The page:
After Hurricane Idalia, beachfront businesses clean up ahead of a busy Labor Day Weekend
After Hurricane Idalia blew past the coast, merchants who depend on tourists hope to make the most of what is usually a busy Labor Day Weekend.
Clearwater Beach and its businesses were not immune to the massive storm surge Hurricane Idalia brought to Florida's west coast.
The day after the storm, city crews were working to clear the debris left on roads and walkways. Business owners around the Clearwater Beach Marina were too.
Mark Tilly, owner of Clearwater Schooner, was unraveling the rope used to moor his 52-foot Schooner to the dock. His sailing tour usually takes people out into the Gulf of Mexico -- where Hurricane Idalia blew past just the day before.
"We left a lot of slack in the lines and the boats came up really high," said Tilly, gesturing towards the yellow mooring line.
Storm surge and a King Tide flooded the marina's parking lot yesterday, which drenched Tilly's ticketing hut as well. He had hosed down the inside this morning and was airing it out.
"It was about two feet higher than this maybe three feet higher than what you see right now," he said.
Water in the bay was receding but the wooden boardwalks at each slip were still submerged that Thursday morning. Tilly said he hasn't seen a tide this high for months. His small crew was putting the sails back onto the schooner and hoped to be back in business by Friday.
The ship captain said they had been spared the worst of the storm.
"We were anchored, it wasn't as bad as it could've been. We were prepared," said Tilly.
Business has been slow this summer, which he attributes to inflation. Tilly said he hopes Labor Day weekend will be one last boost before the season ends.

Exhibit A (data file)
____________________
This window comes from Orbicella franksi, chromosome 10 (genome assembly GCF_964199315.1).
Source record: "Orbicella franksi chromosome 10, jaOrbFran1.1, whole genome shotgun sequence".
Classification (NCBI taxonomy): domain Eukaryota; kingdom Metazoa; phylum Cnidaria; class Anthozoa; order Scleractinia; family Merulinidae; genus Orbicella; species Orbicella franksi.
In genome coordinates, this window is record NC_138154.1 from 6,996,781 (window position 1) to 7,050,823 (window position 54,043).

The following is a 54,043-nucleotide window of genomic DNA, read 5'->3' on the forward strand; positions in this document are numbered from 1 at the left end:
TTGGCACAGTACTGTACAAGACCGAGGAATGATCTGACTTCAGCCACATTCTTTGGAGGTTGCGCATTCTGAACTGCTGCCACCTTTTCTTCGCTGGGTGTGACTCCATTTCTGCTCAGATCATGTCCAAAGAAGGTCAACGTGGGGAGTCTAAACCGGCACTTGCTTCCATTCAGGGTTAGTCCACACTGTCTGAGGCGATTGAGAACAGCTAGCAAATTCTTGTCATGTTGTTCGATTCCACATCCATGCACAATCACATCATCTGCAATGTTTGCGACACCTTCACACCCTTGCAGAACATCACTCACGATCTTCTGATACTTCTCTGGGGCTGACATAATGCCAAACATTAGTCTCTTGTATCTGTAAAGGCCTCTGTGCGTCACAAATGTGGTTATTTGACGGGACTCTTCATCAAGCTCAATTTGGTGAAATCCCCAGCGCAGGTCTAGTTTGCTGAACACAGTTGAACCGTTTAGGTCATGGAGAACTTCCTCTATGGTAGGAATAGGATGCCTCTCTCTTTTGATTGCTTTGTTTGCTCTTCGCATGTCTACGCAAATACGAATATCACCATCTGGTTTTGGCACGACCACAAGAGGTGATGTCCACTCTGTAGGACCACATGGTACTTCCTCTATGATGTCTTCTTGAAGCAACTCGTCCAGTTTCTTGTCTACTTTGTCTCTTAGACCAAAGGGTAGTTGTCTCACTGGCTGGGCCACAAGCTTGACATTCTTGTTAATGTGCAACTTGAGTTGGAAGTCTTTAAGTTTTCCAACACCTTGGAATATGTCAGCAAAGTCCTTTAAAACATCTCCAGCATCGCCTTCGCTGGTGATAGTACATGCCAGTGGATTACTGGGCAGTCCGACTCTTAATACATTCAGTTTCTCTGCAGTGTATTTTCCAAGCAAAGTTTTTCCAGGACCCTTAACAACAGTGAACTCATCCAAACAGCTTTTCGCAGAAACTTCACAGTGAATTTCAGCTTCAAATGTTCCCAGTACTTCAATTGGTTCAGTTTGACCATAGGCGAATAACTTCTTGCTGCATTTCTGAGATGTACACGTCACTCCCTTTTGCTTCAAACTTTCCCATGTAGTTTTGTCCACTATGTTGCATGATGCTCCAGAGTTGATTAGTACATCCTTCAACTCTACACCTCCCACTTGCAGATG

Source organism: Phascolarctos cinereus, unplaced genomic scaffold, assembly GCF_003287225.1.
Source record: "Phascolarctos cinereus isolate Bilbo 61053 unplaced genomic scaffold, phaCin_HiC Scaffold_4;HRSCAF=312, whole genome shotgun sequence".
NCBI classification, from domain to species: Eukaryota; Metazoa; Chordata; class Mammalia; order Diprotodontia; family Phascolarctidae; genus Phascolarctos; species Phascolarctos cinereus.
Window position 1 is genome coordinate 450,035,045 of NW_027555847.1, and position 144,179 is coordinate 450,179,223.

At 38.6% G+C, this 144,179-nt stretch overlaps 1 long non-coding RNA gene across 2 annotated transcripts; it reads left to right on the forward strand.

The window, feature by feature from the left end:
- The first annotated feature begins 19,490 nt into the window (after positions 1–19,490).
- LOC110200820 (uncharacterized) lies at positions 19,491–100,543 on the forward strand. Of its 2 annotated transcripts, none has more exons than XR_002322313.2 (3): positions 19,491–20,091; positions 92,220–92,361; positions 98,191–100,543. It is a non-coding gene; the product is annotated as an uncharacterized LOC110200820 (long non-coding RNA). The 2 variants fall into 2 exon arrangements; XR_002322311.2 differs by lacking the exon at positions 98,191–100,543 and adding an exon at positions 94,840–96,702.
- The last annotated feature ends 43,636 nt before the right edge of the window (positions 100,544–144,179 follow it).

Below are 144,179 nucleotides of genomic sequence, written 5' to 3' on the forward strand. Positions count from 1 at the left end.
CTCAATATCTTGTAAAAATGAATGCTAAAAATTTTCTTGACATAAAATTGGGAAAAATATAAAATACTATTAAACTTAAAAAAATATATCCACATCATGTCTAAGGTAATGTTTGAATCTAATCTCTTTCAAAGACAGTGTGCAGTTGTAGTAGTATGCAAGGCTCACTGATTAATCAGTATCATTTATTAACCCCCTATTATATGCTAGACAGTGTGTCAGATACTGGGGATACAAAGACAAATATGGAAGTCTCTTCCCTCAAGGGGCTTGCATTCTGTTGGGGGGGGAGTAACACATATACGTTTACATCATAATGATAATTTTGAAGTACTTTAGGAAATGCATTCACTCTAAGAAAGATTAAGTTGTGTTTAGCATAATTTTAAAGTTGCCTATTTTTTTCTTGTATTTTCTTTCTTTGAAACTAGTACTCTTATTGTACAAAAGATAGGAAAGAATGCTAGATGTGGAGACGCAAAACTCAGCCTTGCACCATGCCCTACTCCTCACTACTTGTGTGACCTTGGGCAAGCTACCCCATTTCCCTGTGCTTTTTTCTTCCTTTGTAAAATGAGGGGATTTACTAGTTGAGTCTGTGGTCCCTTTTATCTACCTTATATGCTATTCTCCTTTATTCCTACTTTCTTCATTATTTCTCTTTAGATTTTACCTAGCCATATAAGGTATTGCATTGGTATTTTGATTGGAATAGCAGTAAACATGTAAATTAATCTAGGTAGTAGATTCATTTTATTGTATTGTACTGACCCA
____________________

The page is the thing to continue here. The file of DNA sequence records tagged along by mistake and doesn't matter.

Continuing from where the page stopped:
A few yards down the Marina, Amber Love runs Captain Memo's Pirate Cruise. The bright red pirate's ship is hard to miss. She's hoping she'll be busy this weekend, too.
"We've been about 25% down with the business. But we're working to get that back," said Love.
Some businesses saw out-of-town guests cancel reservations because of the storm. Love said she's counting on locals looking to get outside after hunkering down for the hurricane.
"It's a big weekend. So we hope that families will be, you know, inclined to come back and help us get going again," she said.
Jamey Cormier is the manager at Frenchy's. He says the restaurant was spared from flooding, but shades covering the seating area on the sand took some damage.
"So these straps that are on the wooden poles usually they connect, we have a few of them that broke in the storm. So we have to get those fixed before we put those back up."
Cormier says he expects a large crowd for the Labor Day weekend, so they hope to fix things as soon as possible. Customers wanting to dine outside can still sit under the restaurant's porch awning.
Tilly said he has bookings in tow for this weekend, but there's one more thing to worry about.
"I hope it doesn't rain," he said.
The Labor Day weekend forecast is calling for mostly clear skies with a chance of showers and thunderstorms.